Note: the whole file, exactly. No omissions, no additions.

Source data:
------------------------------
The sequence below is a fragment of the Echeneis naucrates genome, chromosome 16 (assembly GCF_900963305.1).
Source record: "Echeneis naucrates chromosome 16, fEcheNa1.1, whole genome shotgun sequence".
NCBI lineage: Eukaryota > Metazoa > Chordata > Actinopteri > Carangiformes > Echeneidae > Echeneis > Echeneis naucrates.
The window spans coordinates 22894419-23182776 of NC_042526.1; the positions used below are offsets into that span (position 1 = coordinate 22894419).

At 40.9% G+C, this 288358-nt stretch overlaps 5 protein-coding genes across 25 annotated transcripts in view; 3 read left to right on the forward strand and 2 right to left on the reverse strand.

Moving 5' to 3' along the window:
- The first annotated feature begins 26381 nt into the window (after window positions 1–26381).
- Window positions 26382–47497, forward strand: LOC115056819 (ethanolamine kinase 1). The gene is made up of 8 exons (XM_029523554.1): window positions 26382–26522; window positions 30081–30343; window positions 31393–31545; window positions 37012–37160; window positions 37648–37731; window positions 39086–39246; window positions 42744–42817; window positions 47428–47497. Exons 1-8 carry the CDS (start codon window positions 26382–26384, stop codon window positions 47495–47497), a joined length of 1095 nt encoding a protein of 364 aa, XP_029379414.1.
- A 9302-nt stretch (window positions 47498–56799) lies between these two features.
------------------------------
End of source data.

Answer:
The sequence below is a fragment of the Echeneis naucrates genome, chromosome 16 (assembly GCF_900963305.1).
Source record: "Echeneis naucrates chromosome 16, fEcheNa1.1, whole genome shotgun sequence".
NCBI lineage: Eukaryota > Metazoa > Chordata > Actinopteri > Carangiformes > Echeneidae > Echeneis > Echeneis naucrates.
The window spans coordinates 22894419-23182776 of NC_042526.1; the positions used below are offsets into that span (position 1 = coordinate 22894419).

At 40.9% G+C, this 288358-nt stretch overlaps 5 protein-coding genes across 25 annotated transcripts in view; 3 read left to right on the forward strand and 2 right to left on the reverse strand.

Moving 5' to 3' along the window:
- The first annotated feature begins 26381 nt into the window (after window positions 1–26381).
- Window positions 26382–47497, forward strand: LOC115056819 (ethanolamine kinase 1). The gene is made up of 8 exons (XM_029523554.1): window positions 26382–26522; window positions 30081–30343; window positions 31393–31545; window positions 37012–37160; window positions 37648–37731; window positions 39086–39246; window positions 42744–42817; window positions 47428–47497. Exons 1-8 carry the CDS (start codon window positions 26382–26384, stop codon window positions 47495–47497), a joined length of 1095 nt encoding a protein of 364 aa, XP_029379414.1.
- A 9302-nt stretch (window positions 47498–56799) lies between these two features.